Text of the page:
Wait and Investigate
- unproven remedies
- quack cures
- other gimmicks
Out of desperation, caution can be overlooked, allowing time and money to be spent on arthritis remedies which have no value. Before a new arthritis remedy or treatment is tried, it should be investigated.
10 Signs of an Unproven Arthritis Remedy
This list of ten routines is typical of promoters of unproven arthritis remedy products and treatments. The gimmicks used should make you wary of their claim.
#1 - It's a "Cure" Often the remedy or treatment offers a cure for arthritis. There is no known cure yet for chronic rheumatic diseases. When a genuine cure is found, it will be worldwide headline news.
#2 - It's a "Secret" Often the remedy is described as an exclusive, special or secret formula. Scientists who are legitimate do not keep their findings secret or exclusive.
#3 - The "Testimonial" Often testimonials of people who were supposedly helped by the arthritis remedy are presented as anecdotal proof of its value.
#4 - Advertising is "Sensationalized" Often the arthritis remedy is promoted in tabloid articles, special health-interest publications, through mail-order promotion, and will be sensationalized in its advertisement.
#5 - It's "Quick or Simple" Often quick or simple relief of arthritis pain is promised or implied by using the arthritis remedy.
#6 - The Body is "Cleansed" Often the arthritis remedy is said to somehow cleanse the body of toxins to allow the natural curative power of the body to take over.
#7 - Drugs and Surgery are "Condemned" Often the various arthritis drugs and medications and/or surgical options are condemned as being dangerous and unnecessary. The arthritis remedy is touted instead.
#8 - It's "Untested" Often the proposed arthritis remedy or treatment has not been tested in clinical trials. Claims of the arthritis remedy are not backed up with scientific proof or reliable evidence.
#9 - It's a "Special Diet" Often a special diet and/or nutrition program is promoted as the answer to arthritis. Food or nutrients have not been found by scientists to cause or affect any rheumatic disease, except for gout.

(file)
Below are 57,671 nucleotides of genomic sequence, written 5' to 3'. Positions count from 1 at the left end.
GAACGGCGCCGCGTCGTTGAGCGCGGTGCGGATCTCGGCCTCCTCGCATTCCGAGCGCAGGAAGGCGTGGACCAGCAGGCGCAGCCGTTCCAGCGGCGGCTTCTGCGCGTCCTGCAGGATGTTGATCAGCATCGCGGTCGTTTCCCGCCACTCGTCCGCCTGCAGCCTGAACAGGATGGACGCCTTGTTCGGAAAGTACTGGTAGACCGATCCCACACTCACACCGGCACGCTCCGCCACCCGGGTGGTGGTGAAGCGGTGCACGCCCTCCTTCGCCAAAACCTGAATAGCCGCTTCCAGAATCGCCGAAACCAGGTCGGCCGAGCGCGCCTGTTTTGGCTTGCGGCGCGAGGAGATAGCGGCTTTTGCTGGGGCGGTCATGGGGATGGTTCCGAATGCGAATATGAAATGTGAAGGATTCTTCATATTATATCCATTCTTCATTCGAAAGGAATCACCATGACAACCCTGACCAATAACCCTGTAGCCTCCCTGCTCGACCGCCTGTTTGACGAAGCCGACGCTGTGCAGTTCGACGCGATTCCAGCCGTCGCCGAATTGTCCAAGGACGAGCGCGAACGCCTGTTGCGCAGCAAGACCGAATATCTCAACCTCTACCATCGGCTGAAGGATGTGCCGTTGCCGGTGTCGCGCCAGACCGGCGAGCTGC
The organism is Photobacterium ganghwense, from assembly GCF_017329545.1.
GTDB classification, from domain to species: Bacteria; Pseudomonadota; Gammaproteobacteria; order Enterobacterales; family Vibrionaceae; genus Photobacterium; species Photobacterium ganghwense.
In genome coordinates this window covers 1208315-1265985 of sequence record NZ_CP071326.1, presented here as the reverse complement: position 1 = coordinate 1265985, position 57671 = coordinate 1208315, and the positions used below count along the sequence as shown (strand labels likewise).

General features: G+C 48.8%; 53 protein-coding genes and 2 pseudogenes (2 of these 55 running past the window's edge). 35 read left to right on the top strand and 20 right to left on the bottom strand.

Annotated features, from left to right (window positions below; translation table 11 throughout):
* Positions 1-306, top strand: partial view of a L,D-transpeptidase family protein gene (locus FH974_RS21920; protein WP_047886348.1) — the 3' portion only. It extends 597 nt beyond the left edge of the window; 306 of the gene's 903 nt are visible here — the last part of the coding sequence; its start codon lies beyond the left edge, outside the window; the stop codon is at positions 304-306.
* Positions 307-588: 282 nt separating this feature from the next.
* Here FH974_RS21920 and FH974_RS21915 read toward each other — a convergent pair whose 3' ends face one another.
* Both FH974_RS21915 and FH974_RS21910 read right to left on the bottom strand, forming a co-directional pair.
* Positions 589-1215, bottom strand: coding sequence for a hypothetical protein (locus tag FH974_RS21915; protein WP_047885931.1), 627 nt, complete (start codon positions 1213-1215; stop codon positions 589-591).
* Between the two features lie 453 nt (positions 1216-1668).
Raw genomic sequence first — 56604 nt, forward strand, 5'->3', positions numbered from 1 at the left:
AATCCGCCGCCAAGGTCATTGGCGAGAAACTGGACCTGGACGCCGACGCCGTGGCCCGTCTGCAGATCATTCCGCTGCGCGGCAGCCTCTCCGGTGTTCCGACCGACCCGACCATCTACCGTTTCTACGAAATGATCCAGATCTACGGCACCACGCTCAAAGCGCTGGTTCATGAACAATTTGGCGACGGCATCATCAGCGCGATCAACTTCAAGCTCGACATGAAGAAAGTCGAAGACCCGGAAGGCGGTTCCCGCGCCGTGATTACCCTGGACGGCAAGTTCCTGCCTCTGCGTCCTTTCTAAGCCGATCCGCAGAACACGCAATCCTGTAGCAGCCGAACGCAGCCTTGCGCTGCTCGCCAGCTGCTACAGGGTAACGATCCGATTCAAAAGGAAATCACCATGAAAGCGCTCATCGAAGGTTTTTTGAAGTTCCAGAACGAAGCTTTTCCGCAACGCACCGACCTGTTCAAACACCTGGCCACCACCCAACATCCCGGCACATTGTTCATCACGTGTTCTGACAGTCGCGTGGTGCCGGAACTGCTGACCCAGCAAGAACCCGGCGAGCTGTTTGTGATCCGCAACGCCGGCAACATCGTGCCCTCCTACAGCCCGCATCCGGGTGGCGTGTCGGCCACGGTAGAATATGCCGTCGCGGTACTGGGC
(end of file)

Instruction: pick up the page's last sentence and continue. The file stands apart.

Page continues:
#10 - The "Conspiracy Theory" Often various charity organizations or the medical establishment are accused of a "conspiracy" to interrupt progress by not approving or endorsing the arthritis remedy being promoted. These often include organizations such as:
- The Arthritis Foundation
- The American Medical Association
- The NIH
- The Food and Drug Administration
The Best Defense
Education and taking responsibility for ones own health care is the first line of defense against promoters of unproven, quack treatments. Knowledge of symptoms, new treatments, and reasons behind health advice lead to intelligent questions and disallow a person to be easily conned.
Three federal agencies have the power to take action against promoters of ineffective treatments.
- The Food and Drug Administration can go to court to stop anyone from selling a drug for arthritis that has not been properly tested or approved for sale by them.
- The Federal Trade Commission can prohibit any individual or company from making false advertising claims for a product developed to treat any medical condition.
- The United States Post Office has the authority to seize all mail addressed to any promoter selling such a product through the mail.
These agencies often lack the staff to be fully effective however.
The Bottom Line
Realistic hope is the ingredient needed to avoid the lure of unproven arthritis remedies. An unproven arthritis remedy only offers false hope. The target is someone who is feeling no hope.
The NCCAM is 1 of the 27 institutes and centers that make up the NIH. NCCAM is dedicated to exploring complementary and alternative healing practices in the context of rigorous science, training complementary and alternative medicine (CAM) researchers, and disseminating authoritative information to the public and professionals. Check alternative treatments against NCCAM.
Understanding Arthritis, by The Arthritis Foundation